Celebrating Thanksgiving Across the Alliance

The Heartland Alliance family looks for reasons to come together and celebrate each other, and Thanksgiving is always a favorite for our staff and participants. Many find the holiday a special time for service and community, making several of our program sites perfect gathering spots. We’re bringing together refugees and immigrants to celebrate the holiday for the first time. We’re ensuring that people don’t go hungry during the holiday. We’re celebrating the hard work and success of the people we serve. It may look a little different across all of our programs, but each celebration is grounded in our commitment to achieve equity and opportunity for all.

Vital Bridges Food Pantry

The north side branch of our Vital Bridges “Groceryland” food pantry network has a lot to be grateful for this season. This November, Lori Cannon and her crew of volunteers are celebrating the 25th anniversary of its operations. With a primary focus on serving individuals living with HIV/AIDS, the pantry’s strong support from the LGBTQ community has been out in force – handing out turkeys and all the fixins to our grateful participants.

READI Chicago Celebration

READI Chicago outreach and transitional jobs partners Institute for Nonviolence Chicago and Heartland Human Care Services hosted a Thanksgiving celebration for the READI Chicago Austin community. READI Chicago staff from across the agency joined participants and their families for food, music, and thanks. During the celebration, participants received awards for job readiness and cognitive behavioral therapy milestones, and READI Chicago staff presented honors to the mothers of those we have lost throughout the year.

Marjorie Kovler Center Cooking Group

Kovler Center’s International Cooking Group began in 2005 as an outgrowth of a French-speaking women’s group that met for mutual support. Now the group’s monthly Friday evening meals are a vibrant mix of participants from all over the world designing a meal from their home country and leading other participants in the preparation. The participants, volunteers, and staff that form the Kovler Center family come from more than 60 different countries across the globe. At any given time, you will hear five or more languages being spoken in our activities, including during cooking group. We wouldn’t have it any other way! Happy Thanksgiving! Feliz Dia de Accion de Gracias!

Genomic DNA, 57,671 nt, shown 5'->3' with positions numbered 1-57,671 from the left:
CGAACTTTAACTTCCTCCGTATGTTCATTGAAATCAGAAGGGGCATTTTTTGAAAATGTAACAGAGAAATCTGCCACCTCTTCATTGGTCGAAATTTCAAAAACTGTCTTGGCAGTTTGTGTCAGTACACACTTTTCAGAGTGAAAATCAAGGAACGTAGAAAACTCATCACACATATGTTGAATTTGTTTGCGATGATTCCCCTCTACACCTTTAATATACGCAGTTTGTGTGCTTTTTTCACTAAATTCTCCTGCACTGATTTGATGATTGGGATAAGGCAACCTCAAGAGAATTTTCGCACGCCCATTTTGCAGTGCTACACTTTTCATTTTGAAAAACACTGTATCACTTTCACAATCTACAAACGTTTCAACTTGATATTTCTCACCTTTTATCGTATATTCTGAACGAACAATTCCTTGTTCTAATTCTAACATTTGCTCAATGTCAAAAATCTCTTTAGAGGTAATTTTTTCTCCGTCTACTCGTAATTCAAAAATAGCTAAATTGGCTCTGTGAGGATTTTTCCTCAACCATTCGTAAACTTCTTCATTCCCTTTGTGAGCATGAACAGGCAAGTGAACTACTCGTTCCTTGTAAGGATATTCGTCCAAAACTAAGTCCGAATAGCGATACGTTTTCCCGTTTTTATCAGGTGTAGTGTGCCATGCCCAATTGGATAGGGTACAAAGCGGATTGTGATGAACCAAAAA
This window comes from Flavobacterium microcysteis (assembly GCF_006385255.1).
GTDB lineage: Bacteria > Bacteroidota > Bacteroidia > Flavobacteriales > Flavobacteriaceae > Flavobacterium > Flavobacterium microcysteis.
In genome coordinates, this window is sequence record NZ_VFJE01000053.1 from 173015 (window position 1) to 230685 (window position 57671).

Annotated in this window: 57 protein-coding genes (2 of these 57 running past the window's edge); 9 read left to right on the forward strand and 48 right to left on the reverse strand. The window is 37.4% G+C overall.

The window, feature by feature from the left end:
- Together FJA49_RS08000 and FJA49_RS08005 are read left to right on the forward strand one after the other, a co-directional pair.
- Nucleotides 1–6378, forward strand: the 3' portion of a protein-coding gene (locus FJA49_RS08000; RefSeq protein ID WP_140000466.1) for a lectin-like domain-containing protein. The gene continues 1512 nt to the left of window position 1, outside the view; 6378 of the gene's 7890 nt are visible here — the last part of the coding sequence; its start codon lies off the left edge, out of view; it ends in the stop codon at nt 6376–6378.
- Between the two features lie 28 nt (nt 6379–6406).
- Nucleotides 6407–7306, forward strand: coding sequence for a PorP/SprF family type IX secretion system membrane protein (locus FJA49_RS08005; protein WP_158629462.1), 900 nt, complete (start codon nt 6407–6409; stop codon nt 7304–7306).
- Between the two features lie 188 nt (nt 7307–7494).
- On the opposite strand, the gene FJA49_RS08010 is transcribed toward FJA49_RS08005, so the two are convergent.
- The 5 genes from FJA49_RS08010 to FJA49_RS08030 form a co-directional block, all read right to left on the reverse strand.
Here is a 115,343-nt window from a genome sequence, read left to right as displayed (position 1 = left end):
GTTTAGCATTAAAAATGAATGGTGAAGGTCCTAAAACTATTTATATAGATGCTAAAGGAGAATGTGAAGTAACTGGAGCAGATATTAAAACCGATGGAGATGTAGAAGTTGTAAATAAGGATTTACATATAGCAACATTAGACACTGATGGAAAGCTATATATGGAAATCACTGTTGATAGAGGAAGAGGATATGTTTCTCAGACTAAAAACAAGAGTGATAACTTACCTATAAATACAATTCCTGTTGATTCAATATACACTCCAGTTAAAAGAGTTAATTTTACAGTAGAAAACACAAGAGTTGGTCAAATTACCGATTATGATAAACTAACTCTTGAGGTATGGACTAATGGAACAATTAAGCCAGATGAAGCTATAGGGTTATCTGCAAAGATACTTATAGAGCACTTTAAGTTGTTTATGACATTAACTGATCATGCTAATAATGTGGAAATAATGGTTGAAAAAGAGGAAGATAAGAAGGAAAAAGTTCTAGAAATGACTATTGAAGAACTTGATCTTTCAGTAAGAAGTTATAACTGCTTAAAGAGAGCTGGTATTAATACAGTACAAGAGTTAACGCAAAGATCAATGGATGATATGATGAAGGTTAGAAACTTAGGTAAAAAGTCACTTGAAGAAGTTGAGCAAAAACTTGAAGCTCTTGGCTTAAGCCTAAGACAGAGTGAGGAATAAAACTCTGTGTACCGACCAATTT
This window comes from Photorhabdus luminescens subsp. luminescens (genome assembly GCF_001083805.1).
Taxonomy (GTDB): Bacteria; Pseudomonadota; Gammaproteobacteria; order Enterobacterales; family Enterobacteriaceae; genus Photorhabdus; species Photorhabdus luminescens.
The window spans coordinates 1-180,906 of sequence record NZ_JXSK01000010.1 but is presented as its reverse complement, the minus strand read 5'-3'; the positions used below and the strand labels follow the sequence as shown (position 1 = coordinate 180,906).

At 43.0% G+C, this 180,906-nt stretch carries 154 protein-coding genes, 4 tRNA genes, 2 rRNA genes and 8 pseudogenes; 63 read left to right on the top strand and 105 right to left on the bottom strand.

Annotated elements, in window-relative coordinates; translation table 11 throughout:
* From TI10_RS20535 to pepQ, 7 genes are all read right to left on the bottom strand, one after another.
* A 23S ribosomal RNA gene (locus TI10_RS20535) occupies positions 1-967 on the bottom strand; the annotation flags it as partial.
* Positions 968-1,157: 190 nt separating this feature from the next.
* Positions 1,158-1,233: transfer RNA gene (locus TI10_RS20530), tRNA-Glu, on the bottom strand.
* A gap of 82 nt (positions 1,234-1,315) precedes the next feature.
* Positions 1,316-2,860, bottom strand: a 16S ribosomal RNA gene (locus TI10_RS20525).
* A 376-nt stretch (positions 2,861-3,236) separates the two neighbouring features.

Refugee and Immigrant Community Services – RICSGiving

Our refugee resettlement team loves to celebrate their annual tradition, where new Americans from around the city gather to eat, connect, and enjoy the holiday season – with some enjoying Thanksgiving for the very first time! Taking a break from ESL and employment training, groups came together for art and food, and to share what they’re grateful for – ultimately placing their thanks in the feathers on our “Gratitude Turkey.”

The Refugee and Immigrant Community Services (RICS) team is particularly thankful for their longtime partner and supporter, East Bank Club. The River North fitness club has been a longtime employer of numerous new Americans, providing them the opportunity necessary to rebuild their lives in Chicago. Every Thanksgiving, the team at EBC give their employees the option to donate their Thanksgiving Day turkeys to our resettlement programs – which go to some very happy families!

Celebrating Hispanic Heritage Month

Hispanic Heritage Month is an annual celebration of the generations of individuals who have positively shaped the fabric of America through their many contributions. At Heartland Alliance, we celebrated by asking staff and volunteers what Hispanic Heritage Month means to them and how this understanding influences their work to support our participants. Hear from a few our team members what themes most resonate with them. 

Barbara Martinez

Manager, Asset Building, Heartland Human Care Services